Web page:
Heading to Texas, in Houston is the first stop of a touring exhibition featuring the exquisite work of Olga de Amaral who has “pioneered her own visual language within the fiber arts movement. Her radical experimentation with color, form, material, composition, and space transforms weaving from a flat design element into an architectural component that defies the confines of any genre or medium.” It travels next to Cranbrook Art Museum in Bloomfiels Hills, Michigan. There is a catalog that accompanies the exhibition (https://www.amazon.com/Olga-Amaral-Houston-Museum-Fine/dp/3897905965/ref=sr_1_1?dchild=1&keywords=to+weave+a+rock&qid=1628505072&sr=8-1).

Art Japan: 2021 – 1921
Through September 24, 2021
1635 W St. Paul Avenue
Milwaukee, WI 53233
(414) 252-0677 ext. 110
info@thewarehousemke.org
https://www.thewarehousemke.org/current

Existing -2-D, Naoko Serino, 2006 and Red Aperture, Kiyomi Iwata, 2009. Photos by Tom Grotta

In the Midwest, The Warehouse MKE in Milwaukee, Wisconsin, is exhibiting the second of its three-part look at art in Asia, Art Japan: 2021- 1921, curated by Annemarie Sawkins. The exhibition features over 120 woodblock prints, etchings, lithographs, calligraphy, drawings, photography, ceramics, basketry, and textiles, all from the extensive permanent collection of The Warehouse and includes work by Naoko Serino, Jiro Yonezawa, Kiyomi Iwata and Hiroyuki Shindo. The first exhibition in the trilogy was India: Photographs (2019). The third, Then and Now: China, opens October 8th, 2021.

Women Take the Floor
September 13 – November 28, 2021
Boston Museum of Fine Arts
Avenue of the Arts
465 Huntington Avenue
Boston, Massachusetts 02115 
617-267-9300
https://www.mfa.org/exhibition/women-take-the-floor

Women Take the Floor challenges the dominant history of 20th-century American art by focusing on the overlooked and underrepresented work and stories of women artists. The exhibition, began in 2019. The current reinstallation—or “takeover”—of Level 3 of the Art of the Americas Wing advocates for diversity, inclusion, and gender equity in museums, the art world, and beyond. It features women painters, photographers and fiber artists among others.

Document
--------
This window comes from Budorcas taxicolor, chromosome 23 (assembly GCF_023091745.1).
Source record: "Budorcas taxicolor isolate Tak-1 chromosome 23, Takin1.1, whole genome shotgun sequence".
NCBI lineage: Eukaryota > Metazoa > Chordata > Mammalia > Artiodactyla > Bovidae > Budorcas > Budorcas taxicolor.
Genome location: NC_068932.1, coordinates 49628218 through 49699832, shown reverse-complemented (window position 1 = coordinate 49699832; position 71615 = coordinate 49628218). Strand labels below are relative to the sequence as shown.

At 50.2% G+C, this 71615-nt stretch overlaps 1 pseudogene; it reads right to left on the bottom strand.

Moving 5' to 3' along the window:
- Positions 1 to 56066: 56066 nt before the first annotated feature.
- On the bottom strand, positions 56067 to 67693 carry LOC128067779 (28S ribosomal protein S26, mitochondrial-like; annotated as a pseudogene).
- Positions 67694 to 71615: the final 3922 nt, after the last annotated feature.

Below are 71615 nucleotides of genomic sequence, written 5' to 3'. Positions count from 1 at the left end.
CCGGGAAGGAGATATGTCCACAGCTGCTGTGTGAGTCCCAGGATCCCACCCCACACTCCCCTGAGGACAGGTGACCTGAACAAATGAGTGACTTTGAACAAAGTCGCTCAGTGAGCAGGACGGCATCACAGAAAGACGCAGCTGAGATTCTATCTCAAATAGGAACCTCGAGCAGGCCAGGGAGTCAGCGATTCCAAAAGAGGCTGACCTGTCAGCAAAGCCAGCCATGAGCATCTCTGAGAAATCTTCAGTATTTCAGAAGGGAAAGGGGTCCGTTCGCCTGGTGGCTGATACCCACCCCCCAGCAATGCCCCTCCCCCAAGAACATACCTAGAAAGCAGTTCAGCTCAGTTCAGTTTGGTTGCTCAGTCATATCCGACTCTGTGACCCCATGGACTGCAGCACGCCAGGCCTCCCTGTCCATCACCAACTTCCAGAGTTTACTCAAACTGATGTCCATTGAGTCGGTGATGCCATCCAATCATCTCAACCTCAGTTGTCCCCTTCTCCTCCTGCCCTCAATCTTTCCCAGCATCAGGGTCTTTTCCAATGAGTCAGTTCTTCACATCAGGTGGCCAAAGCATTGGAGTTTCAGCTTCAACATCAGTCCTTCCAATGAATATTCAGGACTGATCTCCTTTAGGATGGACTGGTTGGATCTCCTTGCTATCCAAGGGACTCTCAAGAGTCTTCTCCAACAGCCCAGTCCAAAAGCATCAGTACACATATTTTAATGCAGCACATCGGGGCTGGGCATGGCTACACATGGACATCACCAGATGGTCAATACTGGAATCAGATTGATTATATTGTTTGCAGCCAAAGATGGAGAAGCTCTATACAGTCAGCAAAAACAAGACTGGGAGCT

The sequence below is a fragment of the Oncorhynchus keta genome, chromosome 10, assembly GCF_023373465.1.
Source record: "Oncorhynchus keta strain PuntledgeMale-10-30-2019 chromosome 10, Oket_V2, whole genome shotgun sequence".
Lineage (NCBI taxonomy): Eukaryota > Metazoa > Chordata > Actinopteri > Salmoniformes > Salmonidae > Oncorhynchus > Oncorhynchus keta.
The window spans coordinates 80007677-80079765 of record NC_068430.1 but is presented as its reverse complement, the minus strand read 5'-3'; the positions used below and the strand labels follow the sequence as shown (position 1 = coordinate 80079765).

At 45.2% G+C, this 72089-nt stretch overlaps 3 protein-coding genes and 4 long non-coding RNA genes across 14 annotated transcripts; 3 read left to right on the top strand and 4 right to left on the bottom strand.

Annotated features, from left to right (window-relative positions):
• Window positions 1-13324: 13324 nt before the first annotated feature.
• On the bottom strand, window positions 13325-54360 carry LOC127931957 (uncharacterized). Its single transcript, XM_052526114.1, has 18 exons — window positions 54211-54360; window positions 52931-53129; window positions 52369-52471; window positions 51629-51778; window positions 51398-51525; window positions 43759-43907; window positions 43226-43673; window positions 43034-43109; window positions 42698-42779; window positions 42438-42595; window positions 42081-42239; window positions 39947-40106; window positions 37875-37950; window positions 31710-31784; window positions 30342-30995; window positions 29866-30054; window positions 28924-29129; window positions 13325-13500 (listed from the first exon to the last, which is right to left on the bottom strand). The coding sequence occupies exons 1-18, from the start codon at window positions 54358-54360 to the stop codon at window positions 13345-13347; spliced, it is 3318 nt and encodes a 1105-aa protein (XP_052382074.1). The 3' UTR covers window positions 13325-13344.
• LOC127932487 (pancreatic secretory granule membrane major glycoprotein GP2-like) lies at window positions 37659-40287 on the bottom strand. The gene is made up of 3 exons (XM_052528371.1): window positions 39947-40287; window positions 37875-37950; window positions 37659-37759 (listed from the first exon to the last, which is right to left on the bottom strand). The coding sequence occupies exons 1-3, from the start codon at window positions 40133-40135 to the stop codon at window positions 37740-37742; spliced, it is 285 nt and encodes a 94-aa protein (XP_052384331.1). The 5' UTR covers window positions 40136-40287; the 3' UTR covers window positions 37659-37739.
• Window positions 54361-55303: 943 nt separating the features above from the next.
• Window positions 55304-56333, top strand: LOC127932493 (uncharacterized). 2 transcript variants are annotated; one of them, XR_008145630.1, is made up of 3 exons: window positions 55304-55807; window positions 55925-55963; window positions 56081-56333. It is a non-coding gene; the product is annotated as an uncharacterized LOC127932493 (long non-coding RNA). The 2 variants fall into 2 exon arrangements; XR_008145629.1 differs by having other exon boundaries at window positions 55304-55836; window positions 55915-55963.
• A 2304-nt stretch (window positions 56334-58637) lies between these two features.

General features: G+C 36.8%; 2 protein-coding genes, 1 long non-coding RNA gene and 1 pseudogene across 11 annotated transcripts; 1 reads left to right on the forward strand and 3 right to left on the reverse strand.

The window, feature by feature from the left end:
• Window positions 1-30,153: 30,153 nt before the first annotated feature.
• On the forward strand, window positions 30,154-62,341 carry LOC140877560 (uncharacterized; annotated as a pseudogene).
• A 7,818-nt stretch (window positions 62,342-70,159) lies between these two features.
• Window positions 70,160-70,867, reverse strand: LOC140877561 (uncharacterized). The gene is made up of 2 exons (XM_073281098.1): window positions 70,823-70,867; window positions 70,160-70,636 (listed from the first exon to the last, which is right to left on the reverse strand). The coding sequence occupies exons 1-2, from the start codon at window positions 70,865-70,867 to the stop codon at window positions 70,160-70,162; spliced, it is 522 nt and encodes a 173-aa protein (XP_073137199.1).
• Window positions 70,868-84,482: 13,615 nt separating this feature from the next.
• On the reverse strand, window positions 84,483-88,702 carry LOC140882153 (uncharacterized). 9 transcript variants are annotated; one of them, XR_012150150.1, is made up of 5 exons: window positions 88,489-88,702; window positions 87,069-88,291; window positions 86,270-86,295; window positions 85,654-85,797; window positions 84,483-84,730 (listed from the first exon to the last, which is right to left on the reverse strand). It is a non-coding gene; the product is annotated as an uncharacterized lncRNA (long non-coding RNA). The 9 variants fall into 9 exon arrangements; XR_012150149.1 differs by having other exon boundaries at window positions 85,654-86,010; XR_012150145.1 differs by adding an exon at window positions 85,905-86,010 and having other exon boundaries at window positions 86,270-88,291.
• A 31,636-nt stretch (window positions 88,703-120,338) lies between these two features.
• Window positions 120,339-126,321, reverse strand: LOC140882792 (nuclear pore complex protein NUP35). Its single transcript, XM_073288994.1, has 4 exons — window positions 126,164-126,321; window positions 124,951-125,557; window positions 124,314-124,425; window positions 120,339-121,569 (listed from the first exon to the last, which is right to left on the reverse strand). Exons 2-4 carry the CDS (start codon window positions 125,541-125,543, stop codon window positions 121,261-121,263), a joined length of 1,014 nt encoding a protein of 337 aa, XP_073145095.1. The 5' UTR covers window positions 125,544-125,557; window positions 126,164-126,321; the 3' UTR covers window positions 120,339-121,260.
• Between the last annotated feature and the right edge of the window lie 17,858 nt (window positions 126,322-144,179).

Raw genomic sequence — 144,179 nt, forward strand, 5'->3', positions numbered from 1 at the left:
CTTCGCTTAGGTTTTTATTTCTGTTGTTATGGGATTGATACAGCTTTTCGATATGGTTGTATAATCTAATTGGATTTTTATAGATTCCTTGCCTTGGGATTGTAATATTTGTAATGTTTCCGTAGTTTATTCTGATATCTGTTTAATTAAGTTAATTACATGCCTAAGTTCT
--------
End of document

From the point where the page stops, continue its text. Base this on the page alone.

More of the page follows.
The Social Fabric: Black Artistry in Fiber Arts, An Exhibition in Homage to Viki Craig
Through October 24, 2021
Morris Museum
6 Normandy Heights Road
Morristown, NJ 07960
(973) 971-3700
info@morrismuseum.org

Deeply rooted in quilt-making tradition, today’s Black fiber arts incorporate conventional textile skills with contemporary art and design practices. The exhibition features 50 works by over 27 artists, including Aminah Robinson, Beverly McCutcheon, Bisa Washington, Carole Robinson, Clara Nartey, Denise Toney, Ellaree Pray and Faith Ringgold.

Abroad:

Echigo-Tsumari Mail Art Exhibition
Through October 31, 2021
Echigo-Tsumari Art Field
Gallery YUYAMA
446 Yuyama matsunoyama
Toka-machi Niigata-ken
025-532-2218 

Echigo-Tsumari Mail Art Exhibition including Reborn by Kyoko Kumai

Kyoko Kumai‘s 19.5″ stainless-steel sphere, Reborn, is included in an exhibition at the Gallery YUYAMA in the Echigo-Tsumari Art Field through October 31st. Day trips are available to the Art Field which includes a number of out sculptures and structures. The site’s motto: “artworks waiting in the vast nature. Let’s go on a satoyama art walk!”

Britt Smelvaer: Around his father’s boat
Bømlo Kulturhus
Through August, 15 2021
Kulturhusvegen 20
5430 Bremnes, Norway
53423500 
post@bomlokulturhus.no
https://translate.google.com/translate?hl=en&sl=no&u=https://www.bomlokulturhus.no/program/sommarutstillinga-britt-smelvaer-omkring-baaten-hans-far/&prev=search&pto=aue